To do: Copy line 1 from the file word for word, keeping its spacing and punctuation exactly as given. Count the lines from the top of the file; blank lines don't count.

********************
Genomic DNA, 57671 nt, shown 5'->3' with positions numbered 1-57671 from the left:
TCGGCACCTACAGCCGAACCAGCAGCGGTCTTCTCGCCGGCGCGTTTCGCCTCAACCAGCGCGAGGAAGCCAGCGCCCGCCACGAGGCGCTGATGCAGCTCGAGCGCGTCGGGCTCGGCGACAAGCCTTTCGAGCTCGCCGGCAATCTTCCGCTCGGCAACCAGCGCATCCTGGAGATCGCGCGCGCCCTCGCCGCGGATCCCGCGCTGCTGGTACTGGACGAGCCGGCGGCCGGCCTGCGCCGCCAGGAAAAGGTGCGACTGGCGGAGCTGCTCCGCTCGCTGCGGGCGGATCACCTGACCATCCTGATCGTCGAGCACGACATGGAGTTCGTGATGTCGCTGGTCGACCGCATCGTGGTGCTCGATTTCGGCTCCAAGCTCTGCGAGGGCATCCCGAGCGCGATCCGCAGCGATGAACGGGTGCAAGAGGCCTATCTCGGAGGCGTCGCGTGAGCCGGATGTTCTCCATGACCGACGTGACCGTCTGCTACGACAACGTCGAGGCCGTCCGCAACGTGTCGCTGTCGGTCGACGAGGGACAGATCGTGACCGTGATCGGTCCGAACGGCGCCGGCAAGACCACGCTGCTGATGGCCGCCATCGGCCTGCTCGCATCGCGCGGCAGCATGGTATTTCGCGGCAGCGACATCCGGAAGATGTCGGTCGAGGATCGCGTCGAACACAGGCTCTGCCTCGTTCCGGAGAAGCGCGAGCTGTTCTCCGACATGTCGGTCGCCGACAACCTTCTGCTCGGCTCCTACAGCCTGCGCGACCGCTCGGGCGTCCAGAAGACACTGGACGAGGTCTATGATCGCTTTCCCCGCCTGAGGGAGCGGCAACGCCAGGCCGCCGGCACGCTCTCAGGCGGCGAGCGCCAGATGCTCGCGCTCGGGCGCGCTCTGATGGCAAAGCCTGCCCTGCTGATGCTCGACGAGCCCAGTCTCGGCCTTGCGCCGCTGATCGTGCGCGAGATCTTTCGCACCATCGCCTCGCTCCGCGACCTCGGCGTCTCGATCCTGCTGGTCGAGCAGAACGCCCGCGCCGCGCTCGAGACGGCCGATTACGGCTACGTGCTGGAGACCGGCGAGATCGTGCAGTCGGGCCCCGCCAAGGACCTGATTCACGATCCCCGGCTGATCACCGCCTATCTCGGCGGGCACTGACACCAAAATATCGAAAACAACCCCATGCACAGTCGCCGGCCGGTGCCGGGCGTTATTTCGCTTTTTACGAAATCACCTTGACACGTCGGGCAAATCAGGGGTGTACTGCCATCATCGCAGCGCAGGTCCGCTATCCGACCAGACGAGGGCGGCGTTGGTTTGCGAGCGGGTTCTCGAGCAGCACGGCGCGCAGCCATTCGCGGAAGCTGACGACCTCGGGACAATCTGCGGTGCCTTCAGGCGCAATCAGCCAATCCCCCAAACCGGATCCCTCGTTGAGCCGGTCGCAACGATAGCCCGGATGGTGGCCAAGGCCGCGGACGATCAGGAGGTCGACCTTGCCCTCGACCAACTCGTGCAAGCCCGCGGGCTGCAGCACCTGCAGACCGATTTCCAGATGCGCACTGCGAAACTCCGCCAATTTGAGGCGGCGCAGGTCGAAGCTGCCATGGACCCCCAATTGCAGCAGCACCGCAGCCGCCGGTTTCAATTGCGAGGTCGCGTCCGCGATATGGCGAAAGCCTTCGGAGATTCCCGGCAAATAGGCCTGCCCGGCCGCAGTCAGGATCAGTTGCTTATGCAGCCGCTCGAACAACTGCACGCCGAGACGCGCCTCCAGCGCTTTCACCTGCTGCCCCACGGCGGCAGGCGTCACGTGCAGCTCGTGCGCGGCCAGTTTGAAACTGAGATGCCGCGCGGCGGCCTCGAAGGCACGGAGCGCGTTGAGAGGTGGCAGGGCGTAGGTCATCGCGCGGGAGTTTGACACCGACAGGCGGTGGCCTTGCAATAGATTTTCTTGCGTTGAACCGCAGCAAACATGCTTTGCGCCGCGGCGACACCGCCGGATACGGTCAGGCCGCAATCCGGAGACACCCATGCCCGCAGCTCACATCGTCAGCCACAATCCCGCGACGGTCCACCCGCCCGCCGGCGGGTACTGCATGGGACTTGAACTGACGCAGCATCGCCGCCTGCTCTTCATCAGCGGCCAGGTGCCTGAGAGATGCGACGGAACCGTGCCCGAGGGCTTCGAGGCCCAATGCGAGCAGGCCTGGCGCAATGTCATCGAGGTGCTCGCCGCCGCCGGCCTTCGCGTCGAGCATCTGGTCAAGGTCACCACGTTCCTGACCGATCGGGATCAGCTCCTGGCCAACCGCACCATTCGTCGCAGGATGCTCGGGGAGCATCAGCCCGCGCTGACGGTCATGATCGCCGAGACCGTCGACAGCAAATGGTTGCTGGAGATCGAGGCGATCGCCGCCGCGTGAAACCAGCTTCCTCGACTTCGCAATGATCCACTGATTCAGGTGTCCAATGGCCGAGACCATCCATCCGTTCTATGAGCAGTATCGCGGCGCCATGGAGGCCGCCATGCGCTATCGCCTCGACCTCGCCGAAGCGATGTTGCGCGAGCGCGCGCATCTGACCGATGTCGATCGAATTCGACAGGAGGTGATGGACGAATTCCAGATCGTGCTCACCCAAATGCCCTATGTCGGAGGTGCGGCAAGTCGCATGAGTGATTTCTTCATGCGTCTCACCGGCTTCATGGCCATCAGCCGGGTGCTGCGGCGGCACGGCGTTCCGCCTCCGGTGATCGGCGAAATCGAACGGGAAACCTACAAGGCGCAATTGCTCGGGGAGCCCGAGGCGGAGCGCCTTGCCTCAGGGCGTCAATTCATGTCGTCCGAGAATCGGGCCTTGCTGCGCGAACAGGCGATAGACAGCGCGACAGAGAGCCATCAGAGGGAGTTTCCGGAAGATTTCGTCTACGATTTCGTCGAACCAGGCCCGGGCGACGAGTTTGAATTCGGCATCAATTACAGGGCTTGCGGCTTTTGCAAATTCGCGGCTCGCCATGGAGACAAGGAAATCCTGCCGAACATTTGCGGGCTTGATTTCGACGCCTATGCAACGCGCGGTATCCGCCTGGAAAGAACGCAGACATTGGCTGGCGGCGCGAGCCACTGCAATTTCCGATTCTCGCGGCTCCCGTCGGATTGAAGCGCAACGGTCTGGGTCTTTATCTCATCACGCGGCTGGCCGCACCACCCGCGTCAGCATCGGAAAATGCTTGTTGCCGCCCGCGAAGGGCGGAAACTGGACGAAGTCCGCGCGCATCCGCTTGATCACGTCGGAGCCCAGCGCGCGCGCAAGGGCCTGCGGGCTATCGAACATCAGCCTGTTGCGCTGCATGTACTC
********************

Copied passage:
Genomic DNA, 57671 nt, shown 5'->3' with positions numbered 1-57671 from the left: